BAE Systems brings virtual battlefield to life with Presagis

  • 03-May-2010 03:22 EDT

This simulated image from BAE Systems’ integrated aircrew training (IAT) system shows a simulated electro-optical sensor view of a tank burning in Lytham, England.

For more than five years, BAE Systems has been working to develop its integrated aircrew training (IAT) system, enabling pilots and navigators to train in flight with a mix of live and virtual elements. Designed to enable aircrew to reach operational readiness more cost-effectively, IAT makes day-to-day training more realistic and allows missions to be adapted to introduce new scenarios and add or remove enemy or allied forces.

“This new concept reduces the demand and relieves the pressure on expensive, scarce, and hard-working assets,” said Nigel Davey, Managing Director–Training & Hawk U.K. “It provides the ability to synthetically generate equipment and stores, which means that aircraft used for training do not need all equipment used in theatre.”

To create and display terrain and entities to provide a synthetic emulation of an airborne advanced targeting pod for training of frontline Royal Air Force (RAF) aircrew and Forward Air Controllers, BAE Systems has begun using Vega Prime and Creator software from Presagis.

“Using Presagis software helps us to deliver realistic, blended training environments that can be easily adapted according to the RAF’s specific needs,” said Dave Bowman, Chief Engineer IAT, BAE Systems. “The application emulates actual operational experiences and will support the advanced training requirements for aircrew and supporting assets.”

To emulate the advanced targeting pod, such as those currently fitted to a number of RAF aircraft, BAE Systems employed three Vega Prime modules: Vega Prime Camera, Vega Prime FX, and Vega Prime LADBM (Large Area Database Management).

Vega Prime Camera provides BAE Systems with the ability to simulate the aircraft’s pod image. The module is able to simulate color or monochrome video or optical devices used on any type of surveillance vehicle or closed-circuit video system. Vega Prime Camera offers a range of camera effects, including blur, saturation, invert, jitter, etc.

To add special effects, including simulated explosions, missile trails, and fire, to the scenario, BAE uses Vega Prime FX. The display, timing, triggering, and performance characteristics of effects within scenes can be customized by predefining and adjusting the number of visual attributes. Other special effects include splash, debris, rotating blades, and smoke.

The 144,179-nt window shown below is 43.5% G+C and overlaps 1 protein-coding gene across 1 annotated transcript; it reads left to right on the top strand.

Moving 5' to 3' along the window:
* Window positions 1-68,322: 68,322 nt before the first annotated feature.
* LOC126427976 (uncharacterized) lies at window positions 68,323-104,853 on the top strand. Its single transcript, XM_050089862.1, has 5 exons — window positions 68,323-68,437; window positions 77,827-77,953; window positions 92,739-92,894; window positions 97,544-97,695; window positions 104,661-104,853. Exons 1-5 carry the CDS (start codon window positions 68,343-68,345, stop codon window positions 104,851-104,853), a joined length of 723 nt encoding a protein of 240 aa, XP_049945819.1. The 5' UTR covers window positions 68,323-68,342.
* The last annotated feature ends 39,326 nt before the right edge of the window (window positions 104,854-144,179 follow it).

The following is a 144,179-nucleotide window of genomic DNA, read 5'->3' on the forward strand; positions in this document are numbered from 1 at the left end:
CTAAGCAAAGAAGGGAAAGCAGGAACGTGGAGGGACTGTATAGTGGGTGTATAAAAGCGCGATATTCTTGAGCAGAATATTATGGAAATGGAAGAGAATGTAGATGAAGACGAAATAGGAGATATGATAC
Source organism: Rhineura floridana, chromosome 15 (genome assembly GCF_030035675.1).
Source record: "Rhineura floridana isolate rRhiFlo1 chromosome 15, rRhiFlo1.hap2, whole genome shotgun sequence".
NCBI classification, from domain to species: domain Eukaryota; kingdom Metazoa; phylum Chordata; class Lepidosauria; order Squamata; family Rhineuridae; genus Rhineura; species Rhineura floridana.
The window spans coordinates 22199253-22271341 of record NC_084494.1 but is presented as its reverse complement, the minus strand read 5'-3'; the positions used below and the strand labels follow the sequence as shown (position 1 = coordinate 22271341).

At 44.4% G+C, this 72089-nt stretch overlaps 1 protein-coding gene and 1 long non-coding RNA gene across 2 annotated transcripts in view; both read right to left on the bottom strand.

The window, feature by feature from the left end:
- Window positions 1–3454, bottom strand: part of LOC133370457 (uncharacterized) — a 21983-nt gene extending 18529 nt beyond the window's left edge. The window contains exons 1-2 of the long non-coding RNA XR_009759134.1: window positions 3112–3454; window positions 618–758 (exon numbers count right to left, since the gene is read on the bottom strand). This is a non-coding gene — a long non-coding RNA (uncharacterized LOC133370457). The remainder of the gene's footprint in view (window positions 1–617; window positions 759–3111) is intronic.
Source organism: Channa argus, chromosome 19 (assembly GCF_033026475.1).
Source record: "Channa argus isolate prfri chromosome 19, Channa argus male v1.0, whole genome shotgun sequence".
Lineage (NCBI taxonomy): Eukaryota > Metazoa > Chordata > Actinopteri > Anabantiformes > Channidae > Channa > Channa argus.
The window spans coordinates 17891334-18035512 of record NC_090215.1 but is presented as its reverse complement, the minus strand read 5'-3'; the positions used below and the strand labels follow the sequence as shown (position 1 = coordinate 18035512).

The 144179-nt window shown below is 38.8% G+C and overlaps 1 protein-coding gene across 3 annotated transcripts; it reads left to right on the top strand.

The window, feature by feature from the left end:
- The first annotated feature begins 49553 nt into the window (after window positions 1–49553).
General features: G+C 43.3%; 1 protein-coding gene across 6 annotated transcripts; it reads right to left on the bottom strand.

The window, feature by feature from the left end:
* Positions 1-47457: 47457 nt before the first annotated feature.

To eliminate the jitter normally experienced when developers load databases manually and ensure the simulation runs smoothly, Vega Prime LADBM automatically pages in new databases that are larger than can be contained in physical memory. LABDM is specifically designed to facilitate the development and deployment of applications that require very large or complex databases.

Models within the scenario, including urban landscape, aircraft, and vehicles, are created using Creator Pro and Creator Terrain Studio from Presagis. Using photographic images as references, BAE Systems created aircraft and ground vehicle models. To optimize runtime performance, multiple levels of details are used and switch nodes represent damage states.

To develop the vast urban terrain consisting of 8000 buildings, BAE used preprocessed Shape Files to automatically generate the models in Creator Terrain Studio.

“Airspace availability, expense, and time can be huge barriers to consistent and efficient pilot training,” said Nick Giannias, Vice President of Research and Technology and Program Management at Presagis. “BAE Systems is using Presagis software to create true-to-life scenarios that integrate live and virtual elements to reduce costs and shrink timelines—all while ensuring the quality of training remains first-rate. Presagis is looking forward to the successful completion of BAE Systems’ application as it moves to production for the RAF.”

IAT was successfully demonstrated in Warton, England, for the RAF in June 2008. During this test a Tornado GR4 aircraft was equipped with an emulated advanced targeting pod and flew over Lytham, England. Coupled with a scenario that included two patrolling tanks and ground troops in Lytham, a virtual RAF forward air controller controlled proceedings from a vantage point near the town. While the system can run on a single aircraft, this demonstration proved the IAT is able to link to the ground and interface with the telemetry equipment onboard the aircraft.

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